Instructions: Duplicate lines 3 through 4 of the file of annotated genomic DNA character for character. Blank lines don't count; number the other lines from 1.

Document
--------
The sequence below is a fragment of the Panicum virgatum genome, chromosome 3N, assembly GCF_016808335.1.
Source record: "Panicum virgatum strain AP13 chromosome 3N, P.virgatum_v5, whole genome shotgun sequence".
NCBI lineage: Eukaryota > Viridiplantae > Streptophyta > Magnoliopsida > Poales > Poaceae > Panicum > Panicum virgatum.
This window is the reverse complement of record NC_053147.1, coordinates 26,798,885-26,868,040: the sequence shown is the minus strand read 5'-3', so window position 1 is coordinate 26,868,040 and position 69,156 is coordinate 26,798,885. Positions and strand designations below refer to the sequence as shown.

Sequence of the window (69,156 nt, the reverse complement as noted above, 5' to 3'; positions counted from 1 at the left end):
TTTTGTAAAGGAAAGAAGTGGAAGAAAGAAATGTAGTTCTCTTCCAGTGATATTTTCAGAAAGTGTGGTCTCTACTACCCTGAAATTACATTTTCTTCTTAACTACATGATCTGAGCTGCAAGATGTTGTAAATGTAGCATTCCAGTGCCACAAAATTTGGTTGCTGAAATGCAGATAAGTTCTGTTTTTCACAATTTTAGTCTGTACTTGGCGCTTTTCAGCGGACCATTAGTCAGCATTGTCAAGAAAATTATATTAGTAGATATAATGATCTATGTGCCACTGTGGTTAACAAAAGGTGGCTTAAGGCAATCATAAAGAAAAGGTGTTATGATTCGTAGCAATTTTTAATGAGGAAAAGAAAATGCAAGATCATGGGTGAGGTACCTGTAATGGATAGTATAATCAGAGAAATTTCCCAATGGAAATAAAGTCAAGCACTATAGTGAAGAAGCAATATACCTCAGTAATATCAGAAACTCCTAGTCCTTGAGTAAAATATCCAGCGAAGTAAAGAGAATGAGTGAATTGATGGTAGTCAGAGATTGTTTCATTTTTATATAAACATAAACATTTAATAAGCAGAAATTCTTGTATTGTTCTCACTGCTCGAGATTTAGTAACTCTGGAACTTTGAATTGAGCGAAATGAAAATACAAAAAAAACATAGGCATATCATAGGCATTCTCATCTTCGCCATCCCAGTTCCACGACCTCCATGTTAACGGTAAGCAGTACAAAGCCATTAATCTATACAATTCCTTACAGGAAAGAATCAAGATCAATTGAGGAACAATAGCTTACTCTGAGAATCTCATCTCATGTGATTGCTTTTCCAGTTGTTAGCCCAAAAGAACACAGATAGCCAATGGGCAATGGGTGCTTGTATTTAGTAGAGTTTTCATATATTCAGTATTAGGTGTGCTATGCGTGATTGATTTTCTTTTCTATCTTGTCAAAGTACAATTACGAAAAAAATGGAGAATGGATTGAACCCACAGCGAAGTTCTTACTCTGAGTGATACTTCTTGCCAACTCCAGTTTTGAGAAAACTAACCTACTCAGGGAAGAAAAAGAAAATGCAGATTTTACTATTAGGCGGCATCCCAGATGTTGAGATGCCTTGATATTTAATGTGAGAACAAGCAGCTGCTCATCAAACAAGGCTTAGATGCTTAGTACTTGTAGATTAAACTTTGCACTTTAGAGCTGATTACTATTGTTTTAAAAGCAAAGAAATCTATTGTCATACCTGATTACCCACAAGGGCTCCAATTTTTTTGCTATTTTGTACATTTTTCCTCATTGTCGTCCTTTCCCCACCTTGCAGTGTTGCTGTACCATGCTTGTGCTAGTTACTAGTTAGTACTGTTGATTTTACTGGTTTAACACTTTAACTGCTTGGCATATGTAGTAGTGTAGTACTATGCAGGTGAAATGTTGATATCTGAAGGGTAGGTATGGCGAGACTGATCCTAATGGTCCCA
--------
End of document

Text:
NCBI lineage: Eukaryota > Viridiplantae > Streptophyta > Magnoliopsida > Poales > Poaceae > Panicum > Panicum virgatum.
This window is the reverse complement of record NC_053147.1, coordinates 26,798,885-26,868,040: the sequence shown is the minus strand read 5'-3', so window position 1 is coordinate 26,868,040 and position 69,156 is coordinate 26,798,885. Positions and strand designations below refer to the sequence as shown.